ssWorried about ransomware attacks? If not, you probably should be especially when you consider that nearly 40% of organizations worldwide reported falling victim to a ransomware attack in 2021 alone. Even among individuals, 9% of Americans have been the victim of a ransomware attack at some point — and these numbers are only continuing to climb.
One of the best things you can do to protect your sensitive information from being lost in a ransomware attack is to have your data back up. In general, you should follow the “rule of threes,” which means having your files backed up in at least three different locations.
Of course, having backups alone isn’t a failsafe way to avoid ransomware attacks. Unfortunately, even backups can fall victim to ransomware. The good news? There are some proactive steps you can take to protect your data backups from ransomware and enjoy some additional peace of mind.
Table of Contents
1. Start With the Right Backup
Begin by making sure you have the most secure backup(s) in place. In addition to an on-site backup (such as an external hard drive) and a cloud-based backup, it’s a good idea to have a remote backup in place at a third-party location. Many people use dedicated server hosting to create remote backups at secure data centers across the country.
These are great options for backups because they are physically separated from your home or place of business and they often come with enhanced security protections in the form of 24/7 surveillance, access control, and more.
2. Schedule Regular Backups
Once you have your three reliable backup options in place, it’s also important to create and implement a viable backup schedule. It’s important to make sure that your information is backed up regularly so that no matter when an attack occurs, you can retain access to your important files and data.
The frequency with which you should backup your files will ultimately depend on many factors, including the type of data you’re working with and how often it changes. To save yourself the time and hassle of remembering to backup your files manually, you might want to look into scheduling automatic backups as well.
3. Create a Recovery Plan
Backing up your data regularly is great and can ensure that you don’t lose your information completely in a ransomware attack. However, it’s still important to have a step-by-step recovery plan in place so that you and your security team know exactly what to do (and what not to do) if you’re hit with a ransomware attack.
How will you respond to a ransomware attack? Will you pay the ransom or take other measures? What additional steps will your security team need to take to secure data on your other backup sources? These are all details you won’t want to be figuring out amid an attack, so it’s smart to plan.
4. Check For Updates Regularly
Another way to protect your backups from ransomware is to check for security updates and patches frequently. Over time, applications and software that you use on your backups may have security vulnerabilities detects. When this occurs, patches and other updates may be releases to protect you and your information. If you fail to install these updates when you are prompted, you may be putting your files at risk.
In addition to installing updates as you are alerts to them, it’s also a good idea to get into the habit of checking for security updates manually. By checking about once a week or so, you can make sure that you never miss a patch and that your backups are as protected as possible from ransomware and other threats.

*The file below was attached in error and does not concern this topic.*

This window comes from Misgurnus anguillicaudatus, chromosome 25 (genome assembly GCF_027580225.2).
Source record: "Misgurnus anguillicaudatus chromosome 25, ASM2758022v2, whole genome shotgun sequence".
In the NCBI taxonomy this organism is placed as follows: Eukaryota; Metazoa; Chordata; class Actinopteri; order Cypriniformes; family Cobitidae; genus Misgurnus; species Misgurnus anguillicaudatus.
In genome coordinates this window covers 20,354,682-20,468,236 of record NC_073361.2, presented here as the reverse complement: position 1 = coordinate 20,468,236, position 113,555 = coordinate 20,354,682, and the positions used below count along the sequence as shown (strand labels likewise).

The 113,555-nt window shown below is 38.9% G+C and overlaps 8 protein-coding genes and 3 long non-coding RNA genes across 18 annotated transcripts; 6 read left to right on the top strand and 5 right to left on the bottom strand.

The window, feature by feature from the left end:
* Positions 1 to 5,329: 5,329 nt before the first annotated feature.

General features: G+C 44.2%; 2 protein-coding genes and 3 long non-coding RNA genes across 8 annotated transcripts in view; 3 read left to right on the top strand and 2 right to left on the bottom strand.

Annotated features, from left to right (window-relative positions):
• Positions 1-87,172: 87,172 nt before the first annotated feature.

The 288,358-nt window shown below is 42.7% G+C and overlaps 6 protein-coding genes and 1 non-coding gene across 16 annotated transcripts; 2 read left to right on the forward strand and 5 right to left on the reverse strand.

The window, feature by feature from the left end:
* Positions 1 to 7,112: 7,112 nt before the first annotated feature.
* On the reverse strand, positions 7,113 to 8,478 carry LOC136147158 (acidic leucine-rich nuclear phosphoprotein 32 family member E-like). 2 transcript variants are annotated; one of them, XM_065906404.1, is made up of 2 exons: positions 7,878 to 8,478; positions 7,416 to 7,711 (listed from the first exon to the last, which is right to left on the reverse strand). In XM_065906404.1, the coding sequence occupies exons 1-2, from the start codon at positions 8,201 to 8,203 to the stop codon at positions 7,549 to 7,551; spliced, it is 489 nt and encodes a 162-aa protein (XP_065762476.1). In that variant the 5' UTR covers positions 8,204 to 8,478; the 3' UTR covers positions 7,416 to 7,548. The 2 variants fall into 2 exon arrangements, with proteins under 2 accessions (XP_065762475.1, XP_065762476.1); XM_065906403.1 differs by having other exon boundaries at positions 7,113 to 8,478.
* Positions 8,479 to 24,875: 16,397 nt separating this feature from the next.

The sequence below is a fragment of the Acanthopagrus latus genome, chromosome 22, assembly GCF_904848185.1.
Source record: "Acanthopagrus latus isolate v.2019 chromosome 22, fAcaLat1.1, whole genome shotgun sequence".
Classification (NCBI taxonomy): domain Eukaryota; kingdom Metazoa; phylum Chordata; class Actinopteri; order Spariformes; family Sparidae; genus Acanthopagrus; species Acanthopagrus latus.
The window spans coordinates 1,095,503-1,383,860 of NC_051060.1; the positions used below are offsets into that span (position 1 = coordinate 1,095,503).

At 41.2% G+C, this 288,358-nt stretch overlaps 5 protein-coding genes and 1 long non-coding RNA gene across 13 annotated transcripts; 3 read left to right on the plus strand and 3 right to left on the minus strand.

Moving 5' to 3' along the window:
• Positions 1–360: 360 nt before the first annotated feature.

5. Control Access to Backups
Depending on the size of your organization, there’s a good chance that there may be multiple users who have access to your backup logins and other information. Unfortunately, the more accounts that have access to this information, the greater the risk of ransomware or some other kind of malware attack. With this in mind, it’s a good idea to utilize access control and other customizable security settings on your remote backup accounts. If there are users who have no need for access to the backup, remove their accounts altogether.
Likewise, make sure that the users who retain access to your backups are using common sense cybersecurity best practices. This means taking the time to create strong passwords (and change them often) as well as setting up extra security measures (like multifactor authentication) to protect their accounts.
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6. Provide Additional Training
Last but not least, make sure that you’re empowering your security team to recognize the common signs of attacks and take measures to avoid them. Ransomware attacks often start with malicious links or files sent to an email address. Once these files are open or downloaded, the malicious files can infiltrate your system and take your files for ransom.
With a little training, many ransomware attacks are avoidable. Make sure your account holders know that they should never open links or download files from an unfamiliar email address or other suspicious sources. If you don’t already have anti-virus software in place that will scan files for signs of malware on your behalf, now is a good time to set one up for an additional layer of protection.
The Final Word on Protecting Backups From Ransomware
Unfortunately, there’s nothing you can do to guarantee that you’ll never fall victim to a ransomware attack. Across the globe, instances of ransomware attacks have been on the rise for several years and show no signs of slowing down anytime soon.
However, taking the time to backup your data on at least three sources and taking proactive measures to protect that data can go a long way towards avoiding ransomware threats. From there, providing your team members with the right cybersecurity training and tools (like anti-virus software) can help to keep even the most sensitive files and data safer.